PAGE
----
Madame de Genlis and Louis Philippe

M.L. Clarke profiles an enterprising governor in the education of Louis Philippe for eight years, until 1790.

Few princes in history can have had so unusual an education as Louis Philippe, the future King of the French, who was placed on the throne by the Revolution of 1830 and removed from it in that of 1848. Other princes, and princesses too, have been educated by men, by philosophers, scholars and divines. He was put in the charge of a woman, and a woman who had her own somewhat unorthodox ideas about education.

He was born in 1773, heir to the Dukedom of Orleans, which was held by the junior branch of the Bourbon family. His father, kept out of affairs by the King, flirted with liberal and democratic ideas, and when the Revolution broke out threw in his lot half-heartedly with it, from Duke of Orleans became Philippe Egalite, and was among those who voted for the death of Louis XVI. This did not save him from being himself condemned to death and executed.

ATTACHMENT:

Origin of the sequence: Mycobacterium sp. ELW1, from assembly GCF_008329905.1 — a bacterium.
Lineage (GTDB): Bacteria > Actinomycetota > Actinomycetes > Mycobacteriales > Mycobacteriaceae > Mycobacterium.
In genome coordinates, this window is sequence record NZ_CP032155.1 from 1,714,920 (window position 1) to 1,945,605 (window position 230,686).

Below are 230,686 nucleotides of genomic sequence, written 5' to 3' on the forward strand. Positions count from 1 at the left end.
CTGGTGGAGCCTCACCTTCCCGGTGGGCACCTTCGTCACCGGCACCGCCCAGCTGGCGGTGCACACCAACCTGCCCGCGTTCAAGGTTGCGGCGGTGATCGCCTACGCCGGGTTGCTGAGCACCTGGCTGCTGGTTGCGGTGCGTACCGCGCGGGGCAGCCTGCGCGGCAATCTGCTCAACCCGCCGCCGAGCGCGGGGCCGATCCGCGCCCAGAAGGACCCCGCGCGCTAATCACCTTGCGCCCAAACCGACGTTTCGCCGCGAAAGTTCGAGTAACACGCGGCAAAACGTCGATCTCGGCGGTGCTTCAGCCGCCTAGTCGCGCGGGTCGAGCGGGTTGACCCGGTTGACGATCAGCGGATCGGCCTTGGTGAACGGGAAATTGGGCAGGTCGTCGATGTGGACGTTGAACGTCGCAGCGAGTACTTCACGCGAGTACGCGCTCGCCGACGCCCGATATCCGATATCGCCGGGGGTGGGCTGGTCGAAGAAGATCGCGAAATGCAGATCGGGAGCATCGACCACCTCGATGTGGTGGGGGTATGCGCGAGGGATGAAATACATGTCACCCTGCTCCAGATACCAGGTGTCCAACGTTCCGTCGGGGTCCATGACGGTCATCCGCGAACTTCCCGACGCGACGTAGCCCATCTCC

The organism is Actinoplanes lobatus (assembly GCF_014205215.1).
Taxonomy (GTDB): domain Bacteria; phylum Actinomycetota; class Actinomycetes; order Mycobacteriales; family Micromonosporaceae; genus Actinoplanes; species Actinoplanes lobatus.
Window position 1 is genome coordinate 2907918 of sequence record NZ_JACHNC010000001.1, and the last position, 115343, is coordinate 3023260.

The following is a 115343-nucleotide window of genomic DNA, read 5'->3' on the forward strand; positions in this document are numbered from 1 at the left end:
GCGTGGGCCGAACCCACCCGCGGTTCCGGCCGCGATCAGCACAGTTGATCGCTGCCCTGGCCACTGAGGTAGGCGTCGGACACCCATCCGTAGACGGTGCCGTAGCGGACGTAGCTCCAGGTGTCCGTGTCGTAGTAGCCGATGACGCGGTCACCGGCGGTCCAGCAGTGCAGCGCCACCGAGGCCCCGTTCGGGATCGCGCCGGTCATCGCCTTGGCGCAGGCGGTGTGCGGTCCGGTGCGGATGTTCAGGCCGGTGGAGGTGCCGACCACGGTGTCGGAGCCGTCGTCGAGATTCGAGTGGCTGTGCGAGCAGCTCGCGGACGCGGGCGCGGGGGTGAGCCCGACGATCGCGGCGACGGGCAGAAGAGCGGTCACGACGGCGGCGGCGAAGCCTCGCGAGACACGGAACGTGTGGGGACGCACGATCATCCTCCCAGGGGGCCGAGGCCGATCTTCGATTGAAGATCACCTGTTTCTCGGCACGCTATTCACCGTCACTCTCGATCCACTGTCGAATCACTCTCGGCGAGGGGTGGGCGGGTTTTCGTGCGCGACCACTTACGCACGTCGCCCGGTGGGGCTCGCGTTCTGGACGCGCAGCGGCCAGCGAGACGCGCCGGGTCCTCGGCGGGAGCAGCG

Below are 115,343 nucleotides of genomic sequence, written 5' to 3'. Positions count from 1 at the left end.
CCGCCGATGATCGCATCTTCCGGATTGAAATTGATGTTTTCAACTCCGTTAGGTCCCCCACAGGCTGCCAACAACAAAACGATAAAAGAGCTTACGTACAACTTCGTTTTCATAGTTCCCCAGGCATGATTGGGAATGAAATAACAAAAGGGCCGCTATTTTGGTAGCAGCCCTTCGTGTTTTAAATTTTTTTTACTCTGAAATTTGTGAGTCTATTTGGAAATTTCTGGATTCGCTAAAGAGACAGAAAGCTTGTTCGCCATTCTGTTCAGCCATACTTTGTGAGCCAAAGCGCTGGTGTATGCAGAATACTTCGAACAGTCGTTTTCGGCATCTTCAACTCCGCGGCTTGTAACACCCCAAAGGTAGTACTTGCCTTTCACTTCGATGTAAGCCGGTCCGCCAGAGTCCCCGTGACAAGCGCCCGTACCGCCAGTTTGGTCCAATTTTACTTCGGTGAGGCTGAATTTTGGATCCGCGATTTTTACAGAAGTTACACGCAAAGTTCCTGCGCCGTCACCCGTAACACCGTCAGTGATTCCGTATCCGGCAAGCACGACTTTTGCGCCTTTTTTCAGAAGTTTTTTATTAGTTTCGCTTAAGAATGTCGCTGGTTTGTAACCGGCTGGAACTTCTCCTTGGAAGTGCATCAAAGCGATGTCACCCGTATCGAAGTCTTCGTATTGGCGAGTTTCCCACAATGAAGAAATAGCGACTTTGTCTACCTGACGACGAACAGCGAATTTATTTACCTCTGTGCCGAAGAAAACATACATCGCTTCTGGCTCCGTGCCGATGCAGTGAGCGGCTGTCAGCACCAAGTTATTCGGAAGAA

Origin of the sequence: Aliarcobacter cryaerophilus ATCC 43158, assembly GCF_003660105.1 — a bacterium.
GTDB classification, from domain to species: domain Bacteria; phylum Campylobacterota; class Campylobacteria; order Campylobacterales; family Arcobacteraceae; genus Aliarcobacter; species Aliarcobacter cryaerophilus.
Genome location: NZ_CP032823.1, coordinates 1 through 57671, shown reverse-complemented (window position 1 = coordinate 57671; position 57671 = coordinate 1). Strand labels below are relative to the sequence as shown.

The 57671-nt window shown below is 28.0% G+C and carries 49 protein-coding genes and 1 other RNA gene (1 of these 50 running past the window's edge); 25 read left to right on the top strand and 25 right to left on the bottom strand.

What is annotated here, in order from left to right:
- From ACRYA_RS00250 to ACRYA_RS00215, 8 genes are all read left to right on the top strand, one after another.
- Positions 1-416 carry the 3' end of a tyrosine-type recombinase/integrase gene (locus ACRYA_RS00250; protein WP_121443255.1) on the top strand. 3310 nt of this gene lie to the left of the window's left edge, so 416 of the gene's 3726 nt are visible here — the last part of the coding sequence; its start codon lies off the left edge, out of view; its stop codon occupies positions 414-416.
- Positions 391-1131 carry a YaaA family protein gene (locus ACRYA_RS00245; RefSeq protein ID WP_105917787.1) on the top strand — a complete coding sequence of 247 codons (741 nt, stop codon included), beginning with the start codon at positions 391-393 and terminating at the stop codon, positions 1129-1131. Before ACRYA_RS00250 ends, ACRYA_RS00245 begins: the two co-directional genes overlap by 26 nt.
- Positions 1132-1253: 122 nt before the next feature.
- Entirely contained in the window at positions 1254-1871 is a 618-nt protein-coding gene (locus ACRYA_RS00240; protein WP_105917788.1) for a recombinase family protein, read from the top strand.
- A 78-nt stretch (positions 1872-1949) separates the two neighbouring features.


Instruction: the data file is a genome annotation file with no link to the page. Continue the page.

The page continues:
In 1772 a new lady-in-waiting was appointed in his household. She was Stephanie Felicite Ducrest de Saint-Aubin, Comtesse de Genlis, generally known as Madame de Genlis. She was born in 1746, daughter of an impoverished member of the nobility, was mainly self-educated, married at the age of seventeen and had three children. She was a gifted and energetic woman with a high opinion of herself. She had a passion for conveying instruction, and was a prolific writer, author of one hundred volumes in all.

At the same time, she had an attractive appearance and manner. Children loved her, and not only children. The Duke of Orleans was charmed by her, and she became his mistress for a time. The Duchess, ignorant of her husband’s relations with her, was no less charmed, and was on terms of close friendship with her, though they eventually fell out.

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